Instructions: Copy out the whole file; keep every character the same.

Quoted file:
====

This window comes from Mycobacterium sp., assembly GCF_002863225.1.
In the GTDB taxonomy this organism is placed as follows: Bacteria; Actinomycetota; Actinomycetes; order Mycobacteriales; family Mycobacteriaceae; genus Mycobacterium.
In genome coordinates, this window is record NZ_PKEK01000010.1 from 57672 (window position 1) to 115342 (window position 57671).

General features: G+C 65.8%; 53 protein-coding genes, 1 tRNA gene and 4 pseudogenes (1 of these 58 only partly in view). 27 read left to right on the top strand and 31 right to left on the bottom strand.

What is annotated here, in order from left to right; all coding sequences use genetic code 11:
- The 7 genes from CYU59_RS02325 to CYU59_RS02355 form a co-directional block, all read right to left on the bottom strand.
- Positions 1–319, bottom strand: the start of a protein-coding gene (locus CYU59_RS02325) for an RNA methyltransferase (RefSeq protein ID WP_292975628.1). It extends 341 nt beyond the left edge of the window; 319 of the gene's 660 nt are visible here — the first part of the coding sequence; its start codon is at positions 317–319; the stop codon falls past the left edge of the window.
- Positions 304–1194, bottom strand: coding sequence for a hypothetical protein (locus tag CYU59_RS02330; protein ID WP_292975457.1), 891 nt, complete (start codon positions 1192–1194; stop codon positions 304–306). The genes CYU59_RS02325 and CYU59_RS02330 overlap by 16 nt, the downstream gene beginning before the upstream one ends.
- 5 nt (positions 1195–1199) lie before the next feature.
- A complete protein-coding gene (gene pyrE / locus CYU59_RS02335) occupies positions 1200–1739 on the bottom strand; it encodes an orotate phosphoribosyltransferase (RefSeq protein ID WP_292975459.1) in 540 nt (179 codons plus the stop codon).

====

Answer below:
This window comes from Mycobacterium sp., assembly GCF_002863225.1.
In the GTDB taxonomy this organism is placed as follows: Bacteria; Actinomycetota; Actinomycetes; order Mycobacteriales; family Mycobacteriaceae; genus Mycobacterium.
In genome coordinates, this window is record NZ_PKEK01000010.1 from 57672 (window position 1) to 115342 (window position 57671).

General features: G+C 65.8%; 53 protein-coding genes, 1 tRNA gene and 4 pseudogenes (1 of these 58 only partly in view). 27 read left to right on the top strand and 31 right to left on the bottom strand.

What is annotated here, in order from left to right; all coding sequences use genetic code 11:
- The 7 genes from CYU59_RS02325 to CYU59_RS02355 form a co-directional block, all read right to left on the bottom strand.
- Positions 1–319, bottom strand: the start of a protein-coding gene (locus CYU59_RS02325) for an RNA methyltransferase (RefSeq protein ID WP_292975628.1). It extends 341 nt beyond the left edge of the window; 319 of the gene's 660 nt are visible here — the first part of the coding sequence; its start codon is at positions 317–319; the stop codon falls past the left edge of the window.
- Positions 304–1194, bottom strand: coding sequence for a hypothetical protein (locus tag CYU59_RS02330; protein ID WP_292975457.1), 891 nt, complete (start codon positions 1192–1194; stop codon positions 304–306). The genes CYU59_RS02325 and CYU59_RS02330 overlap by 16 nt, the downstream gene beginning before the upstream one ends.
- 5 nt (positions 1195–1199) lie before the next feature.
- A complete protein-coding gene (gene pyrE / locus CYU59_RS02335) occupies positions 1200–1739 on the bottom strand; it encodes an orotate phosphoribosyltransferase (RefSeq protein ID WP_292975459.1) in 540 nt (179 codons plus the stop codon).